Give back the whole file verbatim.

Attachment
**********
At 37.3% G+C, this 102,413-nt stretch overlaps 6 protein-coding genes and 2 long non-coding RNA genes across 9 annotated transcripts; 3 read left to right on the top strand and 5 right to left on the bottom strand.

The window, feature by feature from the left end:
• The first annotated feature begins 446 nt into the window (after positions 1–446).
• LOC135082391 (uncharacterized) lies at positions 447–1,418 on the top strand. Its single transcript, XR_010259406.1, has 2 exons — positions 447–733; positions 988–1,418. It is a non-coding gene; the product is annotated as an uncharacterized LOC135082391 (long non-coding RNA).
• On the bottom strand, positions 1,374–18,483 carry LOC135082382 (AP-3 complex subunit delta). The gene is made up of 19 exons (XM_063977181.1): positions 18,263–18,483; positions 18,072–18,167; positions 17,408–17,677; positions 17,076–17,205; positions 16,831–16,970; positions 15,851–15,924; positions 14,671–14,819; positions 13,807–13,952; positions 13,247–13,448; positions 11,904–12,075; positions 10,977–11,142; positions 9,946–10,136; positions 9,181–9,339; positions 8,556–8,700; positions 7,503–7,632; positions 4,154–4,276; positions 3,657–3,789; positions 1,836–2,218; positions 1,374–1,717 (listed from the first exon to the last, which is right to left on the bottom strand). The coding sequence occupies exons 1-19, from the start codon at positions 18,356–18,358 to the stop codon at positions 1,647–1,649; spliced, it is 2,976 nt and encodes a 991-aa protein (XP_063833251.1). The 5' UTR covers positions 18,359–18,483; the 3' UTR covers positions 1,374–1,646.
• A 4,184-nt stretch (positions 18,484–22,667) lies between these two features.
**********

At 37.3% G+C, this 102,413-nt stretch overlaps 6 protein-coding genes and 2 long non-coding RNA genes across 9 annotated transcripts; 3 read left to right on the top strand and 5 right to left on the bottom strand.

The window, feature by feature from the left end:
• The first annotated feature begins 446 nt into the window (after positions 1–446).
• LOC135082391 (uncharacterized) lies at positions 447–1,418 on the top strand. Its single transcript, XR_010259406.1, has 2 exons — positions 447–733; positions 988–1,418. It is a non-coding gene; the product is annotated as an uncharacterized LOC135082391 (long non-coding RNA).
• On the bottom strand, positions 1,374–18,483 carry LOC135082382 (AP-3 complex subunit delta). The gene is made up of 19 exons (XM_063977181.1): positions 18,263–18,483; positions 18,072–18,167; positions 17,408–17,677; positions 17,076–17,205; positions 16,831–16,970; positions 15,851–15,924; positions 14,671–14,819; positions 13,807–13,952; positions 13,247–13,448; positions 11,904–12,075; positions 10,977–11,142; positions 9,946–10,136; positions 9,181–9,339; positions 8,556–8,700; positions 7,503–7,632; positions 4,154–4,276; positions 3,657–3,789; positions 1,836–2,218; positions 1,374–1,717 (listed from the first exon to the last, which is right to left on the bottom strand). The coding sequence occupies exons 1-19, from the start codon at positions 18,356–18,358 to the stop codon at positions 1,647–1,649; spliced, it is 2,976 nt and encodes a 991-aa protein (XP_063833251.1). The 5' UTR covers positions 18,359–18,483; the 3' UTR covers positions 1,374–1,646.
• A 4,184-nt stretch (positions 18,484–22,667) lies between these two features.